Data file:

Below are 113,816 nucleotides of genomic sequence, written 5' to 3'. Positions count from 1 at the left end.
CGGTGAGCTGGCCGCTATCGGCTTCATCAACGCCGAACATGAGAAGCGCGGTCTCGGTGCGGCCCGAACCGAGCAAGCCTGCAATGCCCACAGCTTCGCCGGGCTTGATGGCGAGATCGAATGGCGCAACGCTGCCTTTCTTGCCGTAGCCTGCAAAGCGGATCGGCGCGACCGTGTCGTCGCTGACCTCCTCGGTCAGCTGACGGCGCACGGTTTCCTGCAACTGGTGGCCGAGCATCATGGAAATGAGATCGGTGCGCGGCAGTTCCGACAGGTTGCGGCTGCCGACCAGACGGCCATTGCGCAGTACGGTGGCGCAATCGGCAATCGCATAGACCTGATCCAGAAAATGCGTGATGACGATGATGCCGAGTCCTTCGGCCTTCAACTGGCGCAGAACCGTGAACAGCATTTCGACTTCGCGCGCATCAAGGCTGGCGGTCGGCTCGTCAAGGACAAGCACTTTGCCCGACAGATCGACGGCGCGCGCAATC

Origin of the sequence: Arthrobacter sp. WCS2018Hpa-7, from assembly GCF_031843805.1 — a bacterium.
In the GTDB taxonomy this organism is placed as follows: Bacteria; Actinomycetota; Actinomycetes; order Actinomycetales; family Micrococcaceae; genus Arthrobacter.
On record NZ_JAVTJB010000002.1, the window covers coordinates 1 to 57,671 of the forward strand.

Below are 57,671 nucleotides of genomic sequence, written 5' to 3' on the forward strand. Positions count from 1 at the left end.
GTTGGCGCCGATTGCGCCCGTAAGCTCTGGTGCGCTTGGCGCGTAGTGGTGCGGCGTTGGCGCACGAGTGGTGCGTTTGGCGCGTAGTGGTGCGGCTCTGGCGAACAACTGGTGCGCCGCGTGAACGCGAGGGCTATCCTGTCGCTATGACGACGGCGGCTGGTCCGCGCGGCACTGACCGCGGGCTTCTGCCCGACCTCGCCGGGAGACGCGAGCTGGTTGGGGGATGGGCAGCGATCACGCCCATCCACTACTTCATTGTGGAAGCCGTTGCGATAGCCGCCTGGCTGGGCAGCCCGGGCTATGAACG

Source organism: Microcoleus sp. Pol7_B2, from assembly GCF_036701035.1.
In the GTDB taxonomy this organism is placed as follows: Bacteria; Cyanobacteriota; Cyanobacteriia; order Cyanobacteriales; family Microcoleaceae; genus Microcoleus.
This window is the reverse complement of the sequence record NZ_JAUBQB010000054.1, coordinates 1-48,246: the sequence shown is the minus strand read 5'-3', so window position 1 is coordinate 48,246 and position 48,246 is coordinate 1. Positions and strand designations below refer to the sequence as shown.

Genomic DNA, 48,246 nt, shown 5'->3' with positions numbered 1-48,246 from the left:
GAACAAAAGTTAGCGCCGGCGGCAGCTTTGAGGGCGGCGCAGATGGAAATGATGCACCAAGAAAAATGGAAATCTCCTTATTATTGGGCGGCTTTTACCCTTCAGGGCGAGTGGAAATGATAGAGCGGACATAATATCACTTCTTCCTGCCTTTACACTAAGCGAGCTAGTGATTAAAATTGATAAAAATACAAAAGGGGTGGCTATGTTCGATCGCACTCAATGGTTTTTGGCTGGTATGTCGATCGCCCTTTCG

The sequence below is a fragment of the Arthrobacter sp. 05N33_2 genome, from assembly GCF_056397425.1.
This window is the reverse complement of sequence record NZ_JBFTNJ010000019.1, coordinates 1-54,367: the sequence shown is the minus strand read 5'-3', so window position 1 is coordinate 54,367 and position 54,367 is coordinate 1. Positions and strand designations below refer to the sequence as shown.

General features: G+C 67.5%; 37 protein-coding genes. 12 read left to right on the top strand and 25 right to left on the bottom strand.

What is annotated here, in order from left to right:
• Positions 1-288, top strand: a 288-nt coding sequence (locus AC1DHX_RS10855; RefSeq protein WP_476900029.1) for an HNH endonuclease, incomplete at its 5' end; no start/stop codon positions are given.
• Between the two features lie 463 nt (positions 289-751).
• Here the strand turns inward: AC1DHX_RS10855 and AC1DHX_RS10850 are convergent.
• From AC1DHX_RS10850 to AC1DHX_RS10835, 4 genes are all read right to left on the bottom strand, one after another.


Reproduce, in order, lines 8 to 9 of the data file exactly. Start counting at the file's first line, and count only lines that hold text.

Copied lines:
Source organism: Microcoleus sp. Pol7_B2, from assembly GCF_036701035.1.
In the GTDB taxonomy this organism is placed as follows: Bacteria; Cyanobacteriota; Cyanobacteriia; order Cyanobacteriales; family Microcoleaceae; genus Microcoleus.